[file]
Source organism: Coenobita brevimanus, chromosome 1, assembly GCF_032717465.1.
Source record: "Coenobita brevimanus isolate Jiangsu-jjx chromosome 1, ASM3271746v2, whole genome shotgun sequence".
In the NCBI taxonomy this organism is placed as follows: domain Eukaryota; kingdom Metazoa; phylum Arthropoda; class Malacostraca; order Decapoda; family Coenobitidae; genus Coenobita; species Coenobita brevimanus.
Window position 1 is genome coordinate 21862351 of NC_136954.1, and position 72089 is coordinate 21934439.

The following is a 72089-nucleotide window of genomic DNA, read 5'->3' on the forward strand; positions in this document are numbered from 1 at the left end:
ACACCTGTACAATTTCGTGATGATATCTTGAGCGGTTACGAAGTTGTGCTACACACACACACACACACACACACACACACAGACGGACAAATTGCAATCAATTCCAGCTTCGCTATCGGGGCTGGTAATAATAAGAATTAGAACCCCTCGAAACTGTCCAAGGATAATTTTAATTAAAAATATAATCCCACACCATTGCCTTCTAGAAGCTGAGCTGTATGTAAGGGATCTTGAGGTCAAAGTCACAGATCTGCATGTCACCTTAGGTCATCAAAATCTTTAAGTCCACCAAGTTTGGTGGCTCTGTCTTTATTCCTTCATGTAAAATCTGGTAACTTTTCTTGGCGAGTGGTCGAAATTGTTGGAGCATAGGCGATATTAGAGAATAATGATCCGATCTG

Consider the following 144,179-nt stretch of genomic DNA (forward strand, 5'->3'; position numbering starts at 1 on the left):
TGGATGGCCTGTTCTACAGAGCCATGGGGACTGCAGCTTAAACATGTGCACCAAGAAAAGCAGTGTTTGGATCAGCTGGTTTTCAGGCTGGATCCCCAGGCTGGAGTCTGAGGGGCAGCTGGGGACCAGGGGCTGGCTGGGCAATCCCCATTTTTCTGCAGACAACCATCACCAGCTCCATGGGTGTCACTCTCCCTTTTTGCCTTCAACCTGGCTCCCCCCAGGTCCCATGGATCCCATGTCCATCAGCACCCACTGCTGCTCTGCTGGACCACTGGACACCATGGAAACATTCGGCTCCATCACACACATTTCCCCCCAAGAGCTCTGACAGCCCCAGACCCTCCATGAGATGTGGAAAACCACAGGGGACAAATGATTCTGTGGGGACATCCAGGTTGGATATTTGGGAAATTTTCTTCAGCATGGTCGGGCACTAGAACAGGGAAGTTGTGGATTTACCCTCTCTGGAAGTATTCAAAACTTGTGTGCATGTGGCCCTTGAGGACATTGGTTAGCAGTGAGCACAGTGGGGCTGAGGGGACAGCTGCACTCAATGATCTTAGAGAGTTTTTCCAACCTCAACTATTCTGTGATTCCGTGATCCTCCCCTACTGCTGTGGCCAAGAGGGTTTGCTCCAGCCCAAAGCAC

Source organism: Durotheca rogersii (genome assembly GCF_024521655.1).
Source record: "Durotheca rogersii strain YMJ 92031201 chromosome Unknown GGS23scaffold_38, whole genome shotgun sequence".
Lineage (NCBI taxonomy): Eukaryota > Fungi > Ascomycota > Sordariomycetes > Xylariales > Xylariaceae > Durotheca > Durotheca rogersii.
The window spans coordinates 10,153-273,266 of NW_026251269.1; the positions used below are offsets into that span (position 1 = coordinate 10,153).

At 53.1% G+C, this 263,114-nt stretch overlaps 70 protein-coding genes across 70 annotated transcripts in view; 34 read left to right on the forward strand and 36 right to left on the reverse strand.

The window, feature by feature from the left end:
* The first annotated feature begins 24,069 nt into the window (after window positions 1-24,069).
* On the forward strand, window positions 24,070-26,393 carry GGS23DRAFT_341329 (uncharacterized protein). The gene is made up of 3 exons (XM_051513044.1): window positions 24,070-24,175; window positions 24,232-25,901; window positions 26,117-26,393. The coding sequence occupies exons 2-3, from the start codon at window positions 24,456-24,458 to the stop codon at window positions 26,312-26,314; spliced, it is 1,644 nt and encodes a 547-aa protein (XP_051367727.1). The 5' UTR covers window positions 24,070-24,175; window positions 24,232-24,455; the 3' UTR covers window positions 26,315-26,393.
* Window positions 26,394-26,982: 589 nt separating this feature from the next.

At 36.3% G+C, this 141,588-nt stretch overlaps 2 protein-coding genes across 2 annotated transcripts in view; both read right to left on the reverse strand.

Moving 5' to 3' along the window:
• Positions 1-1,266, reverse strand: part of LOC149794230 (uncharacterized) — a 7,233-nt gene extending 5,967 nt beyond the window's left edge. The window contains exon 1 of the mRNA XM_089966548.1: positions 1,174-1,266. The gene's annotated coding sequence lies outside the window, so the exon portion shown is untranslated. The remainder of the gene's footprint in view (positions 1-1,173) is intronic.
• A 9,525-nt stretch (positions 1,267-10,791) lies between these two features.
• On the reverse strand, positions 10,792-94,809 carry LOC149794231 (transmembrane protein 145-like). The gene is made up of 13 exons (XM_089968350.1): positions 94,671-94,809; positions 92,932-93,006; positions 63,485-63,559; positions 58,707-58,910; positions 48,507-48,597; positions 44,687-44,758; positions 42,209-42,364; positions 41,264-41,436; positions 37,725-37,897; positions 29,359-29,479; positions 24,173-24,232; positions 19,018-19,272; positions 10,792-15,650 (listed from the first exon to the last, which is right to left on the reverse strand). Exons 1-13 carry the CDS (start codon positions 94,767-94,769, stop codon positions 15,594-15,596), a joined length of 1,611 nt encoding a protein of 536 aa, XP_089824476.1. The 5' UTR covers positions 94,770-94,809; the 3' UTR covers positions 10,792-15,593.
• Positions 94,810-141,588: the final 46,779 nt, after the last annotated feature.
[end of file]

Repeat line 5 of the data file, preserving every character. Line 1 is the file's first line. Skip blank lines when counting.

The following is a 72089-nucleotide window of genomic DNA, read 5'->3' on the forward strand; positions in this document are numbered from 1 at the left end: